Designs for nine of the hotels on Shaura Island have been completed. Piling work is progressing on the very first hotels on the island and some early concrete substructure and superstructure works are now ready for award. Work on Coral Bloom at Shaura Island is on course for completion in early 2024, while Desert Rock will be completed in the third quarter of 2023.
TRSDC has 11 operator agreements in place for the 16 hotels, while some of the hotels, such as Desert Rock and Sheybarah will be run by TRSDC itself.
On the airport, the airside works – which are being carried out by a joint venture of Al Mabani and Nesma – are well advanced, and poised for handover in September this year. The facility will be ready to receive domestic arrivals by March 2023, in time for the opening of the first three hotels in Phase One.
Meanwhile, Acwa Power is progressing at a furious pace on the utilities package and is on track to deliver power and water for the first three hotels by the end of this year. It is installing submarine power cables to the outer islands; and has cleared the sites of the solar farms and driven piles to install the solar panels, the first of which have arrived on site, according to Williamson. The first of the systems for what is expected to be the largest battery storage facility, at 1,000 MWh, are due to arrive on site imminently. For the sewage treatment facility, the massive reed beds have been excavated, lined with stones and were planted with reeds last month, to be ready for commissioning in July.
TRSDC has opted for modular and offsite construction, with offsite manufacturing being carried out in many locations, thus reducing the footfall of labourers on site from potentially 55,000 down to 35,000. This also means that quality is closely monitored – with team members checking products in the factories and manufacturing yards before they are dispatched to site, he says.
The structures for the two hotels in Ummahat are being manufactured in Switzerland by timber construction company Blumer Lehmann (see also Page 54).
The structures for the 73 villas on Sheybarah Island are being done in the UAE by Grankraft and are expected to be delivered to site around September. These comprise a primary steel superstructure with a stretch stainless steel skin.
In addition, precast concrete panels are being brought to site on trailers from different locations around Saudi Arabia.
The project is using satellite imagery to monitor the progress of work.
“This is a neat way on a macro project of this scale; you can capture only so much from pole-mounted cameras and time lapse cameras,” Williamson points out.
This apart, TRSDC is using drones to support work on the project.
“We have used a lot of drone technology to provide footage to Killa Design (which created the designs for the overland and inland villas for the Coral Bloom concept), to assist in mapping out where the overwater villas ought to go and to ensure that the coral reef was not damaged during construction,” he says.
The project has faced numerous challenges including in getting mobilised, accommodating the thousands of workers engaged on site in a remote location and logistical ones involved in working on islands some 45 km offshore.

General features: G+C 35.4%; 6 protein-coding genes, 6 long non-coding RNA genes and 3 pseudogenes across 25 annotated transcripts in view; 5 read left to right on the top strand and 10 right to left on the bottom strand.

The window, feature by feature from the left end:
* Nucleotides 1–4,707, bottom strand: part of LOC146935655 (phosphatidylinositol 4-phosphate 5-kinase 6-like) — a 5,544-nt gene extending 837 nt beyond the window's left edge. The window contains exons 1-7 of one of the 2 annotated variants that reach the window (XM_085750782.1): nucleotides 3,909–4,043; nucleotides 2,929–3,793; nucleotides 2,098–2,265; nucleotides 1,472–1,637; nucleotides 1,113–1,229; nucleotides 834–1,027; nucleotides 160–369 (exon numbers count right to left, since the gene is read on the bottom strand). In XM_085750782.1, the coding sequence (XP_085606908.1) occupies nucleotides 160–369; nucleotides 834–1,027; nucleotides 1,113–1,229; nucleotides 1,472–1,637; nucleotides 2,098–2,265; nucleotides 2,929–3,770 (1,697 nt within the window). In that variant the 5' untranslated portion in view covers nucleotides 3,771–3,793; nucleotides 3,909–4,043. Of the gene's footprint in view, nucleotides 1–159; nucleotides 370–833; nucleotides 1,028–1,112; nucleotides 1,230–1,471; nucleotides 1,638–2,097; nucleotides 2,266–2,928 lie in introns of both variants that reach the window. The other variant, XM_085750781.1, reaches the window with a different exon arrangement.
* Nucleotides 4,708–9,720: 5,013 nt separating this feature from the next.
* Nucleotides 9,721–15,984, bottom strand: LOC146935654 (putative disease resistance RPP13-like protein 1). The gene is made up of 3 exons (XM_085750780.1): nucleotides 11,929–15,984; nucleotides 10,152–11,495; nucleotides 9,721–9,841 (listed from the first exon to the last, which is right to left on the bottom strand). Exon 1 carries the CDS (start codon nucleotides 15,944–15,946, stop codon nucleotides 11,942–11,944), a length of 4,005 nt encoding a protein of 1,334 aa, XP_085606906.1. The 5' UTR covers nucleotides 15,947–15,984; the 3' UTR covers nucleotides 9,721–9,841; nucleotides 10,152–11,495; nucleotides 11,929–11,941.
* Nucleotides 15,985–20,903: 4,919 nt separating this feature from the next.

One of the biggest challenges faced in the early days was accommodation. However, once the Construction Village was built along with its sports facilities and entertainment venues, it has transformed the living environment for the workers. Now, staff have also moved into Coastal Village in purpose-built apartment buildings and work is in progress on the amenities.
“So it doesn't feel like a remote posting now like it did three years ago,” says Williamson.
Some of the challenges have been unforeseen. “But, generally in terms of the plan itself, we're doing fairly well adhering to the phasing of the project as planned at the outset. The challenge really for the contractor side is getting adequate levels of labour onto the projects, as once you start slipping behind by a few 1,000 labourers on the job, it is very difficult to maintain any commitment to schedule dates,” he points out.
The project has presented massive logistical challenges due to the “hundreds of thousands of moving parts that you have to keep sight of. So it demands good reporting systems or feedback from site,” he says.
TRSDC has adopted building information modelling (BIM) for digital collaboration between the various trades involved on the massive development. The project is being overseen by some of the leading international consultants around the world engaged for engineering, architecture, landscape and tourism, and BIM has ensured that all the data from them is coordinated and the BIM model is kept up to date.
The Red Sea Project has received the BIM project Kitemark for digital project delivery and adoption of BIM aligned to the ISO standard.
Some of the logistical challenges faced on the project have become easier with time, says Williamson. For instance, materials are brought into Jeddah and Yanbu, and TRSDC is now building its own customs facility within the site, which will streamline delivery further and ensure there is no damage to the material as it will be handled with special lifting equipment.
Williamson admits there has been some delay due to the Covid-19 pandemic, which has impacted its timeline commitments due to labour shortages and material import issues.
“At the moment, we are probably 10,000 workers behind where we wanted to be to fulfil on our Phase One timeline commitments, but we're still determined to get Phase One completed by early 2024. We've got to get the first hotels set for soft opening or handover to operators by the end of the first quarter of 2023,” he emphasises.
The latest challenge facing the project is global hyperinflation and labour costs, and “certainly in Saudi Arabia, these are incredibly high compared to where they were 12 months ago”, he points out, which means bids received are above the budget or the pre-tender estimate.
Williamson says TRSDC is now focused on meeting the March 2023 deadline it has set for the completion of the first resorts.